Dance psychology also opens doors in terms of learning about confidence, determination and affirmation in the sport. I wish I had that information earlier during of my studio dance class experiences.
What I have decided to do is bring this type of dance psychology to students around the country. I am creating a dance psychology curriculum called Happy Mind, Happy Feet. It will include the wonderful details about how to look at one’s motivation, confidence, goals, health benefits, as well as ability to avoid burnout and injury.
Dance To Be Happy
Dance is not only a social activity that helps you feel a sense of belongingness, but it also is an ideal physical activity. First, it boosts endorphins and dopamine. The happiness we get from dancing is typically seen in the smiles of those taking part in dance.
The burst of dopamine, which is the neurotransmitter in the brain released to bring you happiness, is seen on the faces of those dancing and smiling. Dancing increases your heart rate making dance an excellent form of exercise.
What a positive activity to do for health and well-being! Senior citizens taking part in dance workshops or dance clubs have an edge on those who don’t. If we truly look at dance and its benefits, it might be that dancing reduces depression and anxiety.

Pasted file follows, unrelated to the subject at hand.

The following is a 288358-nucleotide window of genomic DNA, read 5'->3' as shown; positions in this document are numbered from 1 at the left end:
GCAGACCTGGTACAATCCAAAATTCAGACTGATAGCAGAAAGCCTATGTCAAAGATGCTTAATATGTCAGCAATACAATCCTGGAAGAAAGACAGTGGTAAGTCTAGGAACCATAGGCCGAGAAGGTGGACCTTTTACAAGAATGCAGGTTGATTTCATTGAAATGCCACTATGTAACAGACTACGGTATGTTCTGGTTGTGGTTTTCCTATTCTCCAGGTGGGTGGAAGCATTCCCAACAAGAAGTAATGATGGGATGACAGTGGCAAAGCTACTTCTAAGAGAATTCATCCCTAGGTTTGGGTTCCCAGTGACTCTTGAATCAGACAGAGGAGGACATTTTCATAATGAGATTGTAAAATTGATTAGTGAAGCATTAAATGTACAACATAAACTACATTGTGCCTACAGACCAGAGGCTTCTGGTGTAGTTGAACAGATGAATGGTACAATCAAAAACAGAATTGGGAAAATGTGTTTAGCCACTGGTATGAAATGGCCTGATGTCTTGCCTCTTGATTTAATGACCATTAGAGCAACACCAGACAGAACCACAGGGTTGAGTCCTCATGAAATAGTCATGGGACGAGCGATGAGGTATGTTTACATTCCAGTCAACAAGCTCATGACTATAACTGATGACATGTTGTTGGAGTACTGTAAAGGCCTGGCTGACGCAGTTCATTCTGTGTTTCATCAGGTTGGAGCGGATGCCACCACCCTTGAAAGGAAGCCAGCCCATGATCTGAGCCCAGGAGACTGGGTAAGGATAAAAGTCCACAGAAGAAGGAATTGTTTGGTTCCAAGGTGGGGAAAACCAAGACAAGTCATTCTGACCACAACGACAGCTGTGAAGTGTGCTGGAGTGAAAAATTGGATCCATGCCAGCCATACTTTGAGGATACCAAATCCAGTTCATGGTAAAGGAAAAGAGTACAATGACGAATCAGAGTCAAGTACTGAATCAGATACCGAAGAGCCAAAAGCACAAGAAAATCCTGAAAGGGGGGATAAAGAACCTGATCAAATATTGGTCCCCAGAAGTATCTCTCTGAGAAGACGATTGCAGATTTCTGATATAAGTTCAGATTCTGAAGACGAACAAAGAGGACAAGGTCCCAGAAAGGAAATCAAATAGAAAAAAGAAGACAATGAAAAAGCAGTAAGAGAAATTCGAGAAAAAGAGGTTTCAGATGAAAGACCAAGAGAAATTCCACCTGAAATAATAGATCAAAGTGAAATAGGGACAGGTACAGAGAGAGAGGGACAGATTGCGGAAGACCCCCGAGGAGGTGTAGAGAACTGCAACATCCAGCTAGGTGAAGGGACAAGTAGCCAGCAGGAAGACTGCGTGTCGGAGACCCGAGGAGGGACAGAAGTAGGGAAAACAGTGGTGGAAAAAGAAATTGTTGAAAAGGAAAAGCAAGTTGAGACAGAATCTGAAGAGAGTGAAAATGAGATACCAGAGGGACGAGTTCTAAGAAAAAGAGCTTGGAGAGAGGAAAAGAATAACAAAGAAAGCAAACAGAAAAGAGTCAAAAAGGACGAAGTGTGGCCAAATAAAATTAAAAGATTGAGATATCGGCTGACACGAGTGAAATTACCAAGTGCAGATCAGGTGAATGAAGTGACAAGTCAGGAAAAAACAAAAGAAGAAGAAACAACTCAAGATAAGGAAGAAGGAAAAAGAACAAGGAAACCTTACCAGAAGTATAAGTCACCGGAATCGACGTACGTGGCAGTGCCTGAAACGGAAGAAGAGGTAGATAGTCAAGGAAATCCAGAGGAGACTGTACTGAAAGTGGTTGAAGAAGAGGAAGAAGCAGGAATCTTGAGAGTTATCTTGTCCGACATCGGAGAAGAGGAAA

Perhaps the simplest prescription in battling anxiety and depression is taking part of the arts!
Dance To Improve Memory and Problem Solving
Dance helps the hippo campus. This is a location in the brain that helps with the consolidation of information from short term memory to long term memory as well as spatial memory that helps us move on a day-to-day basis. Dance is currently being researched by professors such as Peter Lovatt and he is finding that the hippo campus grows with exercise and dance might help improve memory.
Dance is also linked to aiding in problem solving. It can improve spatial acuity and awareness making it a proactive form of prevention to detrimental diseases. This is a huge finding in the battle of Alzheimer’s and Parkinson’s Diseases.
I would like to point out that dancing can be done on a simple level for exercise or for fun. In contrast, it can also be done on a more complex level. Either way, if you choose to take dance lessons to improve your memory, be a part of a social group or exercise and have fun, you can make the most out of a new hobby where there are tremendous health benefits.
Put simply, the benefits outweigh the costs.
Stay tuned for more information on the Happy Mind. Happy Feet course:
If you are dancing on a professional level and want more information about the course I offer, keep reading!
In the course I offer, my goal is to share with you the three biggest mistakes I see way too many talented dancers making when it comes to their overall success.
1. They are not learning this information sooner.
2. Most are focused on the movement and performance aspect of dance instead of the psychology behind dance.
3. They are looking outside of themselves for the answers when in actuality the answers are inside of them. Perhaps they just haven’t learned how to find them.
By learning the education behind dance psychology earlier, you might be paving the way for you or someone you know. Perhaps, your own or your son or daughters’ professional dance career can benefit from this information.